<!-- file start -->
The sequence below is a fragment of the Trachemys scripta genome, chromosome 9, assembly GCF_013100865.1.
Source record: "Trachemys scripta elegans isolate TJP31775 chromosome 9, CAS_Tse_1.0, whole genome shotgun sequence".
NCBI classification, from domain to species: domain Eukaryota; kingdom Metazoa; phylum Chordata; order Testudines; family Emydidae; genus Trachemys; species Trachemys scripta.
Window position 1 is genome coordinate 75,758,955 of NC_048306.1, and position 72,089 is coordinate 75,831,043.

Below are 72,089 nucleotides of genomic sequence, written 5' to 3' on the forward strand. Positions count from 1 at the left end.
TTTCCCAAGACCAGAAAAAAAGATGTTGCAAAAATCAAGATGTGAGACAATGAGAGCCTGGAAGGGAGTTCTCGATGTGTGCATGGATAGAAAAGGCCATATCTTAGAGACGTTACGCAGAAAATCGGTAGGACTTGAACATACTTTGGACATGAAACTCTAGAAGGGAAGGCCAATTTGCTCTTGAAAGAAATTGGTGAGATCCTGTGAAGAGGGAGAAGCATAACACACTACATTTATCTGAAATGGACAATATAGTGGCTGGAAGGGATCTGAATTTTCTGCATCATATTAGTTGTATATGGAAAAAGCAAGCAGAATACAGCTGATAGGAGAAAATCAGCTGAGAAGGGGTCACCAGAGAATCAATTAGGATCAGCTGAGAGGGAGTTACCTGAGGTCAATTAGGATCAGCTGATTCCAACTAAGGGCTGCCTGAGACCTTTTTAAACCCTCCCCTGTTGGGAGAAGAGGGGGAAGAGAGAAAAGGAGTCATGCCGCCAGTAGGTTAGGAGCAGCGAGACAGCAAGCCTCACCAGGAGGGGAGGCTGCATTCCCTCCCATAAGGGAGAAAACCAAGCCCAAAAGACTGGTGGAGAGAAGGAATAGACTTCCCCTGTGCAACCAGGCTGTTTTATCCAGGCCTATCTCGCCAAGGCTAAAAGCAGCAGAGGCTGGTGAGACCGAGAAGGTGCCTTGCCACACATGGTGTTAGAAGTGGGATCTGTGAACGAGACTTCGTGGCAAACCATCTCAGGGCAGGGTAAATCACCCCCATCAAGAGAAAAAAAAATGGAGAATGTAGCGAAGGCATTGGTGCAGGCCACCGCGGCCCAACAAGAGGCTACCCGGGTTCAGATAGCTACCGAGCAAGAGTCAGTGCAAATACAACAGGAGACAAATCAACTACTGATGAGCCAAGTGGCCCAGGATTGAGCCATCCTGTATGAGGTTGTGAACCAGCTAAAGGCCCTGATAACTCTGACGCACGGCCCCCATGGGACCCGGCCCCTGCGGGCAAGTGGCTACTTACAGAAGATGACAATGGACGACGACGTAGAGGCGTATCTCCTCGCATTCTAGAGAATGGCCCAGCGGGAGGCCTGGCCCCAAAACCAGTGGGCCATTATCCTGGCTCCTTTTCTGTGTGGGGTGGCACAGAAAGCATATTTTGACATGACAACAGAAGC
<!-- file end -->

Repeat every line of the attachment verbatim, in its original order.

The sequence below is a fragment of the Trachemys scripta genome, chromosome 9, assembly GCF_013100865.1.
Source record: "Trachemys scripta elegans isolate TJP31775 chromosome 9, CAS_Tse_1.0, whole genome shotgun sequence".
NCBI classification, from domain to species: domain Eukaryota; kingdom Metazoa; phylum Chordata; order Testudines; family Emydidae; genus Trachemys; species Trachemys scripta.
Window position 1 is genome coordinate 75,758,955 of NC_048306.1, and position 72,089 is coordinate 75,831,043.

Below are 72,089 nucleotides of genomic sequence, written 5' to 3' on the forward strand. Positions count from 1 at the left end.
TTTCCCAAGACCAGAAAAAAAGATGTTGCAAAAATCAAGATGTGAGACAATGAGAGCCTGGAAGGGAGTTCTCGATGTGTGCATGGATAGAAAAGGCCATATCTTAGAGACGTTACGCAGAAAATCGGTAGGACTTGAACATACTTTGGACATGAAACTCTAGAAGGGAAGGCCAATTTGCTCTTGAAAGAAATTGGTGAGATCCTGTGAAGAGGGAGAAGCATAACACACTACATTTATCTGAAATGGACAATATAGTGGCTGGAAGGGATCTGAATTTTCTGCATCATATTAGTTGTATATGGAAAAAGCAAGCAGAATACAGCTGATAGGAGAAAATCAGCTGAGAAGGGGTCACCAGAGAATCAATTAGGATCAGCTGAGAGGGAGTTACCTGAGGTCAATTAGGATCAGCTGATTCCAACTAAGGGCTGCCTGAGACCTTTTTAAACCCTCCCCTGTTGGGAGAAGAGGGGGAAGAGAGAAAAGGAGTCATGCCGCCAGTAGGTTAGGAGCAGCGAGACAGCAAGCCTCACCAGGAGGGGAGGCTGCATTCCCTCCCATAAGGGAGAAAACCAAGCCCAAAAGACTGGTGGAGAGAAGGAATAGACTTCCCCTGTGCAACCAGGCTGTTTTATCCAGGCCTATCTCGCCAAGGCTAAAAGCAGCAGAGGCTGGTGAGACCGAGAAGGTGCCTTGCCACACATGGTGTTAGAAGTGGGATCTGTGAACGAGACTTCGTGGCAAACCATCTCAGGGCAGGGTAAATCACCCCCATCAAGAGAAAAAAAAATGGAGAATGTAGCGAAGGCATTGGTGCAGGCCACCGCGGCCCAACAAGAGGCTACCCGGGTTCAGATAGCTACCGAGCAAGAGTCAGTGCAAATACAACAGGAGACAAATCAACTACTGATGAGCCAAGTGGCCCAGGATTGAGCCATCCTGTATGAGGTTGTGAACCAGCTAAAGGCCCTGATAACTCTGACGCACGGCCCCCATGGGACCCGGCCCCTGCGGGCAAGTGGCTACTTACAGAAGATGACAATGGACGACGACGTAGAGGCGTATCTCCTCGCATTCTAGAGAATGGCCCAGCGGGAGGCCTGGCCCCAAAACCAGTGGGCCATTATCCTGGCTCCTTTTCTGTGTGGGGTGGCACAGAAAGCATATTTTGACATGACAACAGAAGC